17 October 2013, Daegu, South Korea – Fast-growing oil and gas producers Russia and North America are spending billions of dollars on pipelines and port facilities to supply energy to Asia, intent on grabbing a bigger share of the world’s fastest growing fuel market from Middle East suppliers.
China has driven global oil demand growth for a good part of the past decade, galloping ahead of the United States as the world’s top net oil importer last month. The Asian superpower’s surge in consumption has kept prices supported despite a rise in North American shale output and a weak economy in the West.
That pivot in growth away from the West has meant producers such as Canada have had to look further from home to find a market. At the same time, Russia, its Central Asian neighbours and other exporters are also queuing up at Beijing’s door to sell their oil and gas.
“The centre of gravity shifting east is becoming a reality,” Maria van der Hoeven, executive director of the International Energy Agency told Reuters on the sidelines of the World Energy Congress in South Korea.
“They (China) would like to get oil from everywhere. Whether it’s by ship or, let’s not forget about Russia, by pipeline.”
Net oil imports in the Asia-Pacific will rise to more than 25 million barrels per day (bpd) in 2035, close to current crude output in the Middle East, the Asian Development Bank said, giving a sense of the region’s rising demand.
While Asia’s market grows, the United States, which has been for decades the world’s biggest market for oil and gas, could slash its oil imports by half by the end of 2020 from levels seen two years ago due to the shale oil and gas boom and improving energy efficiency, the IEA said.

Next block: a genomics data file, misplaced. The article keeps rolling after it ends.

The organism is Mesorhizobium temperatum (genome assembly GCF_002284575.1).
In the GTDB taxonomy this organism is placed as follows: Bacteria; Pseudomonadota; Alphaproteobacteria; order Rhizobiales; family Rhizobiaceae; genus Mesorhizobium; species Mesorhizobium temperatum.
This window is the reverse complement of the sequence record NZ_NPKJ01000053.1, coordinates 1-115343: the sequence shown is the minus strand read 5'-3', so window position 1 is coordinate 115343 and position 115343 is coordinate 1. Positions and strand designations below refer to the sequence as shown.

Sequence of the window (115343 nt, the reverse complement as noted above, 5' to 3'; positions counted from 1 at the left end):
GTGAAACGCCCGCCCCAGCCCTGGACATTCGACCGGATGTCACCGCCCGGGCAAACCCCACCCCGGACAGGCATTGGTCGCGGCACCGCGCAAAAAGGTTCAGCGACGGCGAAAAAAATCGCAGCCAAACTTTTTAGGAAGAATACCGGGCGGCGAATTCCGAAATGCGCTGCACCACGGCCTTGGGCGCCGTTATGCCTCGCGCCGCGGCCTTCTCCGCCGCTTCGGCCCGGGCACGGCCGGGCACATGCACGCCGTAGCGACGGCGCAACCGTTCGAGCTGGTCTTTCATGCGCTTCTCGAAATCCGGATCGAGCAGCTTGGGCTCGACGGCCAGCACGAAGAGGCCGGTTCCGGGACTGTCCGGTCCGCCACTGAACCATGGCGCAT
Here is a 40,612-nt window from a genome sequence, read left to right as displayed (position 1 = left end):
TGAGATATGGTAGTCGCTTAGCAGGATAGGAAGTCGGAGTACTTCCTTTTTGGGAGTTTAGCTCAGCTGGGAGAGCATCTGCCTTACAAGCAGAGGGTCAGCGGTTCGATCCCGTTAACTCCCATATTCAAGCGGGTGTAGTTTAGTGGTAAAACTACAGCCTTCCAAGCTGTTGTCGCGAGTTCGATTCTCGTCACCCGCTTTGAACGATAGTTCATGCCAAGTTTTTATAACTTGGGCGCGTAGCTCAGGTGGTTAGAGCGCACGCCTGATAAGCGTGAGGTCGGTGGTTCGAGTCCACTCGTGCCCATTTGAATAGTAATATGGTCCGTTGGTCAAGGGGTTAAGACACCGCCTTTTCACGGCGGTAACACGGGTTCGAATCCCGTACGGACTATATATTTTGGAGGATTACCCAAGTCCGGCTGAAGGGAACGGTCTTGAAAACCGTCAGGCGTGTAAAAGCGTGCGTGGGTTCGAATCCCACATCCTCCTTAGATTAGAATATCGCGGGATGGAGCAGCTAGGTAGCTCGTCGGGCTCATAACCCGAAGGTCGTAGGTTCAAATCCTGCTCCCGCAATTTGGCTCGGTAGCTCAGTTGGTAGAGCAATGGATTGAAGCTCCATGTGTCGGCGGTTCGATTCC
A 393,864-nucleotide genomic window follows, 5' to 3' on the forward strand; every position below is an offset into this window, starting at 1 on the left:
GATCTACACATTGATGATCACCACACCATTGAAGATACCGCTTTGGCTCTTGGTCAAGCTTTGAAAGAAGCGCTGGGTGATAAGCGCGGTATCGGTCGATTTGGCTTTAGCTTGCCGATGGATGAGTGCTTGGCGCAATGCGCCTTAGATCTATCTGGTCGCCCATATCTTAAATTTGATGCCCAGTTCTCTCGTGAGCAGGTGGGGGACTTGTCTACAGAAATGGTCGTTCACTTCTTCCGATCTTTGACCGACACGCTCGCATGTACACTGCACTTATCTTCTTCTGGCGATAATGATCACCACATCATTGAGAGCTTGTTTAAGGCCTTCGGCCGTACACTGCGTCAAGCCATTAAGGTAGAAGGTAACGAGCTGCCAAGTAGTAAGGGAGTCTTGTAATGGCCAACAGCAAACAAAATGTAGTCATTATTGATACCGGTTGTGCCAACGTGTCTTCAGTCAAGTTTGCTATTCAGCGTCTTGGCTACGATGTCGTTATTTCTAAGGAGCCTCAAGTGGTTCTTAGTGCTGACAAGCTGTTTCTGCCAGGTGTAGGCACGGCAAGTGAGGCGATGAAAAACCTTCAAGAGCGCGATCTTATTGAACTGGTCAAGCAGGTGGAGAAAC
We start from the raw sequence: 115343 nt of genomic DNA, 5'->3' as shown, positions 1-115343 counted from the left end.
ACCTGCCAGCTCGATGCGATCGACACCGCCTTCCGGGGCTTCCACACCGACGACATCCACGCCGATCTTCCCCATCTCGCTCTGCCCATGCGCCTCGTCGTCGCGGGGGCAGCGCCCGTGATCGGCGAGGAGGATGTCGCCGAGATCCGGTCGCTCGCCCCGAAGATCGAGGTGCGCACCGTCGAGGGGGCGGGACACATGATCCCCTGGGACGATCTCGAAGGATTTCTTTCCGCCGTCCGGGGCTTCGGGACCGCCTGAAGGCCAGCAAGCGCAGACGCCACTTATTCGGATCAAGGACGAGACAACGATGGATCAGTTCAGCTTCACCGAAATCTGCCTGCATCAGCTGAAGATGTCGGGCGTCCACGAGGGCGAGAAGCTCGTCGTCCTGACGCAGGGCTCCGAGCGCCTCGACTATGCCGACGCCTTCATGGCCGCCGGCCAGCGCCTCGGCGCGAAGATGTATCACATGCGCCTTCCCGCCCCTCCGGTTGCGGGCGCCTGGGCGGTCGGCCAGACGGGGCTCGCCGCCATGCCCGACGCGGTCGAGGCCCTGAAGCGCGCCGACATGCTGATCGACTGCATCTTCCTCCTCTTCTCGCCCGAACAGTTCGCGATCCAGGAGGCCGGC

Gas producers in North America and Asian buyers are working on multi-billion dollar projects to liquefy the region’s abundant gas supply and ship the super-chilled fuel to the East.
North America has already pushed Australia out of the top spot for new Asian investment in gas development, while several pipeline projects are being planned in Canada to send landlocked crude to Asia.
Pipeline operator TransCanada Corp is participating in projects worth nearly C$14 billion ($13.5 billion) that aim to fill Asia’s fast-growing demand for Canadian oil and gas and could build more, Chief Executive Russ Girling said.
“I would have never predicted that 24-36 months ago,” Girling said in an interview earlier this week.
Russia, the world’s largest gas producer, also plans to open up liquefied natural gas (LNG) exports next year to meet growing demand from Asia-Pacific markets. The government plans to submit a bill in parliament on it soon.
That comes after Russian producer Rosneft signed one of the biggest deals in the history of the global oil industry in June – a $270 billion pact to supply 365 million tonnes, or 300,000 bpd, of oil for 25 years.
That would come on top of the 300,000 bpd Rosneft is already sending to China.
Middle East producers are competing hard among themselves and with other suppliers for the Asian market.
Fast emerging as a key competitor to Saudi Arabia, Iraq said China is seeking to increase purchases of its crude by more than two-thirds next year, to 850,000 bpd. More requests for 2014 supply from China may come in, deputy prime minister for energy Hussain Al-Shahristani said.
Top oil exporter Saudi Arabia, which increased its annual capital budget ten-fold to $40 billion in the last 10 years, will export more of better quality light crude by 2017 from two fields – Shaybah and Khurais – while its giant Manifa field will provide heavy crude supply.
The race is on for producers who can provide steady, large volumes of oil to China as it may overtake the United States as the world’s largest crude importer by 2017, according to Wood Mackenzie.
“OPEC’s orientation is no longer a global diversified market, it will continue to sell oil globally but it will predominantly be selling oil to China,” said William Durbin, head of global markets research at Wood Mackenzie.